First of all, your CFO is numbers-focused, and savings will always be near and dear to his or her heart. That’s reality. If you try to change the conversation, there may be an assumption that you’re trying to cover something up. So I suggest you don't try to change it - you should try to expand it instead. Here’s how it goes:
1) Every time you report on savings, enhance the report with information about some other value you are adding. Maybe its cash flow (CFO’s love good cash flow), reduced inventory, better service levels, a good idea that came from one of your suppliers, etc. Every chance you get, add other metrics or verbiage to expand the conversation beyond savings.
2) Make sure your numbers and methodology for savings calculation are robust. Ask someone in Finance to review your assumptions and provide feedback. If you can put an audit process in place, and you can get the finance team to back up the numbers you are reporting, it will do a lot to boost your credibility. I’ve done this in a few firms, and it helps provide a comfort level for the CFO that members of his or her team have signed off on your numbers. Once the savings are accepted as “real”, there’s more room for conversations about other things.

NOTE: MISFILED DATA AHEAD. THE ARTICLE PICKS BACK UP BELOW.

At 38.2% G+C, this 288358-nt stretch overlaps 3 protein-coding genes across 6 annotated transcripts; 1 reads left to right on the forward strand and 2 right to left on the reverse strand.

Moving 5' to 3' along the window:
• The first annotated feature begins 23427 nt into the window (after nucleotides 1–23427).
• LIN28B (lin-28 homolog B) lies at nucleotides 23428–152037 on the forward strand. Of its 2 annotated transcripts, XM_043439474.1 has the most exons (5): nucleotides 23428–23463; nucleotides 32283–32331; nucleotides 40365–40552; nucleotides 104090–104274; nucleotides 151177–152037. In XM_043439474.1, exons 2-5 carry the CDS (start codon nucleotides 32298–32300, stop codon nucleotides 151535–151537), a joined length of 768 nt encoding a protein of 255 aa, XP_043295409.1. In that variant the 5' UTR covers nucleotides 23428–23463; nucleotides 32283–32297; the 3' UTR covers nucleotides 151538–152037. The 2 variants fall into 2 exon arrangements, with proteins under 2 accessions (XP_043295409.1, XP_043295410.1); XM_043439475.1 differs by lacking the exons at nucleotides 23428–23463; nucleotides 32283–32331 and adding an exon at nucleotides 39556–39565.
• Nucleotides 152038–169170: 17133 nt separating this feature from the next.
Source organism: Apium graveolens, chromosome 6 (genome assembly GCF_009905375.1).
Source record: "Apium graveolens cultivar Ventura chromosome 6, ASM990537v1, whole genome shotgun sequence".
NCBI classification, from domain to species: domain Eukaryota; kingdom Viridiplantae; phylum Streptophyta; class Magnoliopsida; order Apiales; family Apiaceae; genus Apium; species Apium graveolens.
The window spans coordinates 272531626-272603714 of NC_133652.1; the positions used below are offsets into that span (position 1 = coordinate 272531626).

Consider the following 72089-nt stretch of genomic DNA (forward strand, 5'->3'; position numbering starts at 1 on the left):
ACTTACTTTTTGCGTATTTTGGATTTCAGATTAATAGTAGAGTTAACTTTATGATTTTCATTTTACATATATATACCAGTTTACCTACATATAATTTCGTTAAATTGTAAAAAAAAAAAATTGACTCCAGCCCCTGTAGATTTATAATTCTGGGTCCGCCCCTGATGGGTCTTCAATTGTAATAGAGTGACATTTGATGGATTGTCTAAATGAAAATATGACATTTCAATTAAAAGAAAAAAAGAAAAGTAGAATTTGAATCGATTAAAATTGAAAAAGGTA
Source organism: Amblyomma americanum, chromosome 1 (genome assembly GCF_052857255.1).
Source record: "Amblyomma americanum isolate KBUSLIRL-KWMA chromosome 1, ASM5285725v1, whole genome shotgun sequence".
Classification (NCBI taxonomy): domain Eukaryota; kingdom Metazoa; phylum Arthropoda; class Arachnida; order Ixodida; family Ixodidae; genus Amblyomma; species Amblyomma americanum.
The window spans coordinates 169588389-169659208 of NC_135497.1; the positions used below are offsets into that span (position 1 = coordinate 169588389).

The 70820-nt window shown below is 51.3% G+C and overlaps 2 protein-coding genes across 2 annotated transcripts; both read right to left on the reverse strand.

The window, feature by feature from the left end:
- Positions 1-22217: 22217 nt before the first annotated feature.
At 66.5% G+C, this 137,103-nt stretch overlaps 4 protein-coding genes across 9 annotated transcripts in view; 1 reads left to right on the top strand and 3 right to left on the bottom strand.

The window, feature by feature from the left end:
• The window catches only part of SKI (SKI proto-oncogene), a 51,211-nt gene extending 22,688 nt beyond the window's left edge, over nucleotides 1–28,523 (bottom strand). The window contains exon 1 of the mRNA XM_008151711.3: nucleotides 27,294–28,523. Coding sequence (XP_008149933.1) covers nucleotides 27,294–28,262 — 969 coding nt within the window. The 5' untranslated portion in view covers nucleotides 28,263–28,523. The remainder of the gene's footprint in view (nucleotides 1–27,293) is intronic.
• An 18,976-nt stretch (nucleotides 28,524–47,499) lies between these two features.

3) Enlist your internal customers. If there is another team that is happy with your works, ask for an endorsement. The CFO is going to be pretty impressed when the head of sales mentions your team at an Executive Committee meeting. I’ve seen this used very effectively, especially in companies with poor systems where it’s hard to calculate an exact savings contribution. Everyone likes some positive press, so the leader of your division will be thrilled when another executive mentions a contribution.
4) Look for a problem to solve. Somewhere in your company, something isn’t going well. Maybe its poor quality, erratic service, high error rate. When there’s a supplier involved, it’s a perfect opportunity to raise the profile of the procurement group by working with the supplier to fix it. Remember, no one knows more about SRM (Supplier Relationship Management) than we procurement folks do.